My blog sucks: my journalism school application

This week I applied ta a 2-week science journalism summer school. The focus of the summer school includes “experimenting with new forms of scientific storytelling”. Part of the application included a letter of intent, and as I wrote it, it started to turn into more of a personal manifesto. Here it is, more or less, for those who are interested.

My name is Adam Fortais and I would like to be considered for acceptance into the Project Futures 3 program. I am interested in pursuing a career in science journalism, but am concerned that current forms of journalism are not ideal in reaching the public.


My interest in scientific communication was first motivated by the goal of inspiring the next generation of scientists. By showing them that cutting edge research can be done by anyone, I hoped to inspire young students to increase their own scientific literacy and interest in pursuing a career in STEM. However, through my outreach work, I realized that what goes into the job of “scientist” is not very well understood by young students.


I think the lack of understanding of what a scientist does is because many people don’t actually know any scientists (for example; the CBC recently ran a story which claimed nearly half of all Canadians couldn’t name a single female scientist). When I was young, the careers I imagine myself doing were the ones that I could actually imagine. Having a picture of someone with a career I admired allowed me to express my interest and find guidance toward pursuing that career.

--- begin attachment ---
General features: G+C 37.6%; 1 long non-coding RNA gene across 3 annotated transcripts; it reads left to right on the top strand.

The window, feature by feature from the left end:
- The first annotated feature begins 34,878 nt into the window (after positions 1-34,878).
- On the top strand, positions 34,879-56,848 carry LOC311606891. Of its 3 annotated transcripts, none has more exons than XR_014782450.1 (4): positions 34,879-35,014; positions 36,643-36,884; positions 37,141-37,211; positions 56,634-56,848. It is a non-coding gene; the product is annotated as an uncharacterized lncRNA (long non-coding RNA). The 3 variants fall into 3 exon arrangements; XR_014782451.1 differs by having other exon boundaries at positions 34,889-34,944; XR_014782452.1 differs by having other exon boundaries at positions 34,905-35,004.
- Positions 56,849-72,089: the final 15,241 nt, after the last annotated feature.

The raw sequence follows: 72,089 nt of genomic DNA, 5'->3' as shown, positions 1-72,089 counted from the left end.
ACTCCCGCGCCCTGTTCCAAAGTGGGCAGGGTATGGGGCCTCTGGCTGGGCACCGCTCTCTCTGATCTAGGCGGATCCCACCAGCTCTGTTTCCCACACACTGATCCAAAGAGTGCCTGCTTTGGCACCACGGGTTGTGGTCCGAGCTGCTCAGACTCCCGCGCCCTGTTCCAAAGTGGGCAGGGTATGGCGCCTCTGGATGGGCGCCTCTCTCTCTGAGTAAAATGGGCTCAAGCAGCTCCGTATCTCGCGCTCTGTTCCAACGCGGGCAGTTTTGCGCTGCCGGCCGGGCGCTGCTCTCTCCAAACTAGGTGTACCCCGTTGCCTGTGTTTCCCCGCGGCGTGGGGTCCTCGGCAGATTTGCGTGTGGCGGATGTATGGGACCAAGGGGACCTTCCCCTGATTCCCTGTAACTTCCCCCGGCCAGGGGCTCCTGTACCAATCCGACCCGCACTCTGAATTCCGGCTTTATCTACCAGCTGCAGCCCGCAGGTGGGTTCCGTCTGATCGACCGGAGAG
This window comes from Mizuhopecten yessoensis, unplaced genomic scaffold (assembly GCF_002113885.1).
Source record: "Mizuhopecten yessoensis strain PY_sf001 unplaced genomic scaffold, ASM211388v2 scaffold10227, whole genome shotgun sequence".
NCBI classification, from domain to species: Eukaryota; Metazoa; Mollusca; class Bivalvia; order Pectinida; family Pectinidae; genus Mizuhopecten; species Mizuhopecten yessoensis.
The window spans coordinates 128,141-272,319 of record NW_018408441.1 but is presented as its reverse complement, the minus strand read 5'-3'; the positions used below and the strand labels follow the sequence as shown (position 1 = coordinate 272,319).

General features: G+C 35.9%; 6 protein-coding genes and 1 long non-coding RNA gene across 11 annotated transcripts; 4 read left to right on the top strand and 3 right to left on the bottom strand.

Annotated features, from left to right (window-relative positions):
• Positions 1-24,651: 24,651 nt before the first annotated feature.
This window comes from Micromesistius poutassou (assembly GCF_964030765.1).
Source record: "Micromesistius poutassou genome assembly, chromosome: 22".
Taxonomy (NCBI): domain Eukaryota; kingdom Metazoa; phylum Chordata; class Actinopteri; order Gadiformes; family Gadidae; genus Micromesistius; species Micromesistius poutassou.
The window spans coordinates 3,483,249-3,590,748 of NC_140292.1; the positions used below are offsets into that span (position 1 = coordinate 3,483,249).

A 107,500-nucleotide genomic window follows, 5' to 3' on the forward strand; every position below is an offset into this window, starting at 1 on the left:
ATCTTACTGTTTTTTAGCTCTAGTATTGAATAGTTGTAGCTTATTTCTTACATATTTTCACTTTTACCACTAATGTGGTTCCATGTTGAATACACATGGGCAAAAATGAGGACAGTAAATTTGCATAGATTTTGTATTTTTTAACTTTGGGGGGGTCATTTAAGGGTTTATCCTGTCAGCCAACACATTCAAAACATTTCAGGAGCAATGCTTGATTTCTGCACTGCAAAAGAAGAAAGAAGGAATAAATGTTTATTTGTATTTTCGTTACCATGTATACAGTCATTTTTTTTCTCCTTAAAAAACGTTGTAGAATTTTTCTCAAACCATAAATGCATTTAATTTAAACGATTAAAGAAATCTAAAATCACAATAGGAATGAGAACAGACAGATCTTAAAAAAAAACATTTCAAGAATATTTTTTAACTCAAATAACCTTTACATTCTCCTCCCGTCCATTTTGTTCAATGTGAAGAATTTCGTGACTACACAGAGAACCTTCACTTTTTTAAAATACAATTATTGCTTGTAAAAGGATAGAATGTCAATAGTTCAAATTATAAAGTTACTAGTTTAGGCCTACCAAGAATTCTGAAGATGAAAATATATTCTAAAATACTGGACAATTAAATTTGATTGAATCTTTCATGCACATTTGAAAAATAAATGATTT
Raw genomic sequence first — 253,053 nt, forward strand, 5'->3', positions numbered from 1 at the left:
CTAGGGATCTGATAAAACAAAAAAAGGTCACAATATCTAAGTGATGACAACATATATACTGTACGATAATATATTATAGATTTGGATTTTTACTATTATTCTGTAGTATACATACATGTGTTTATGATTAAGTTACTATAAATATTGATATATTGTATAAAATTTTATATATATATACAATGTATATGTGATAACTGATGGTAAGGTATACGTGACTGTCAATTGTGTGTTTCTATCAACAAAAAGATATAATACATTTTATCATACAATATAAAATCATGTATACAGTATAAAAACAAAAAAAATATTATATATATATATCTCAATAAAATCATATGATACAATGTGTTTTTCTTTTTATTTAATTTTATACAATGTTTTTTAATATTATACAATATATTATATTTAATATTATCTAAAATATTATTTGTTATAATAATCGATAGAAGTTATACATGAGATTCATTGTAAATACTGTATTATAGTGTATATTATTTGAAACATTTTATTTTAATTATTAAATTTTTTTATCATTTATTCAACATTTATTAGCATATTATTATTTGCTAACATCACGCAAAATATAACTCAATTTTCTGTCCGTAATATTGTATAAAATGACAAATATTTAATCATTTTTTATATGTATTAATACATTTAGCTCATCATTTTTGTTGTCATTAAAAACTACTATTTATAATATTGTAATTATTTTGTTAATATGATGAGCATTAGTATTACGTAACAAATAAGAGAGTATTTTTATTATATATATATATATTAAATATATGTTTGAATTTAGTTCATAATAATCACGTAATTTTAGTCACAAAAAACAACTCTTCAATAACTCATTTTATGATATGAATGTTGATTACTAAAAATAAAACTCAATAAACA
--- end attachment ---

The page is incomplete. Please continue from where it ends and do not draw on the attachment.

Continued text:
To think every young student will be able to meet and interact with a scientist is naive – many scientists are located in metropolitan areas, not to mention the fact that there simply aren’t that many scientists per capita. These factors limit how many young students will ever get to meet a scientist to a small, (and demographically biased) group. For this reason, I began considering how to reach students indirectly.


Aside from directly interacting with a scientist early on, I was influenced by media portrayals of scientists and the opinions of my family. It’s here, within social circles and the media, that I believe the majority of people’s scientific understanding comes from. Yet, through my blogging and outreach activities I have begun to see a fundamental issue with these forms of media – they seem to only reach those who look for it. In a sense, we are “preaching to the choir”, and I think this is dangerous.